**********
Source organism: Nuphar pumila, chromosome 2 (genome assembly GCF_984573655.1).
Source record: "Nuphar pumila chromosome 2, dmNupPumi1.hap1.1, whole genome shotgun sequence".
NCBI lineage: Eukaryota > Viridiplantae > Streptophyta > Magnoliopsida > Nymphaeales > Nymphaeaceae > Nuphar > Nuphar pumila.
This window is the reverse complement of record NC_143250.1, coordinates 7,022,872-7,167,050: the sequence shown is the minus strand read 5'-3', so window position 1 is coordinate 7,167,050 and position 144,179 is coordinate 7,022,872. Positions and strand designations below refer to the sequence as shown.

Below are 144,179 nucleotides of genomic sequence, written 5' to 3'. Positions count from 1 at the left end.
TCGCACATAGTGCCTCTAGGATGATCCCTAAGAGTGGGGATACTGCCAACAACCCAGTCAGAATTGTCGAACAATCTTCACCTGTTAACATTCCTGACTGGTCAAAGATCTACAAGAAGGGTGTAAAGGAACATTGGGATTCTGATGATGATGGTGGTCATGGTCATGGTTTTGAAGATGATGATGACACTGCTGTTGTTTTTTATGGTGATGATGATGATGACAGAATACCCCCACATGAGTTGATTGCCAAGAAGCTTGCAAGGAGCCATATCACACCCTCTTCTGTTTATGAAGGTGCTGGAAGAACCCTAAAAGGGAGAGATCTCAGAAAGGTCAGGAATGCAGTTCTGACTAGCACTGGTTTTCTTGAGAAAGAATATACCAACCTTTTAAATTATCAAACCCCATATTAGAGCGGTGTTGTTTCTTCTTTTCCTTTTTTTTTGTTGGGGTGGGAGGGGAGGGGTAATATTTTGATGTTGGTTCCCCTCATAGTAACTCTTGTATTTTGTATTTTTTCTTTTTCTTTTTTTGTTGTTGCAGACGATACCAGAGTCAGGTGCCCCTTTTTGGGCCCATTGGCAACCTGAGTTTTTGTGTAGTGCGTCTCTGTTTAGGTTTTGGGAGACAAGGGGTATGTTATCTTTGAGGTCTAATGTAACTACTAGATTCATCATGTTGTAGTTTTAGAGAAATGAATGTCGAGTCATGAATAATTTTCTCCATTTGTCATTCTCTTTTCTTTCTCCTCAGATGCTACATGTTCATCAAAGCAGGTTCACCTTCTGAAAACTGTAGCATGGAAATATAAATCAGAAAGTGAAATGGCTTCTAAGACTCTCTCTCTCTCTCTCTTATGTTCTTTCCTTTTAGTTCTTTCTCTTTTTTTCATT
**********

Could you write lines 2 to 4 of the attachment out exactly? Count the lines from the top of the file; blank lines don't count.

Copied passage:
Source record: "Nuphar pumila chromosome 2, dmNupPumi1.hap1.1, whole genome shotgun sequence".
NCBI lineage: Eukaryota > Viridiplantae > Streptophyta > Magnoliopsida > Nymphaeales > Nymphaeaceae > Nuphar > Nuphar pumila.
This window is the reverse complement of record NC_143250.1, coordinates 7,022,872-7,167,050: the sequence shown is the minus strand read 5'-3', so window position 1 is coordinate 7,167,050 and position 144,179 is coordinate 7,022,872. Positions and strand designations below refer to the sequence as shown.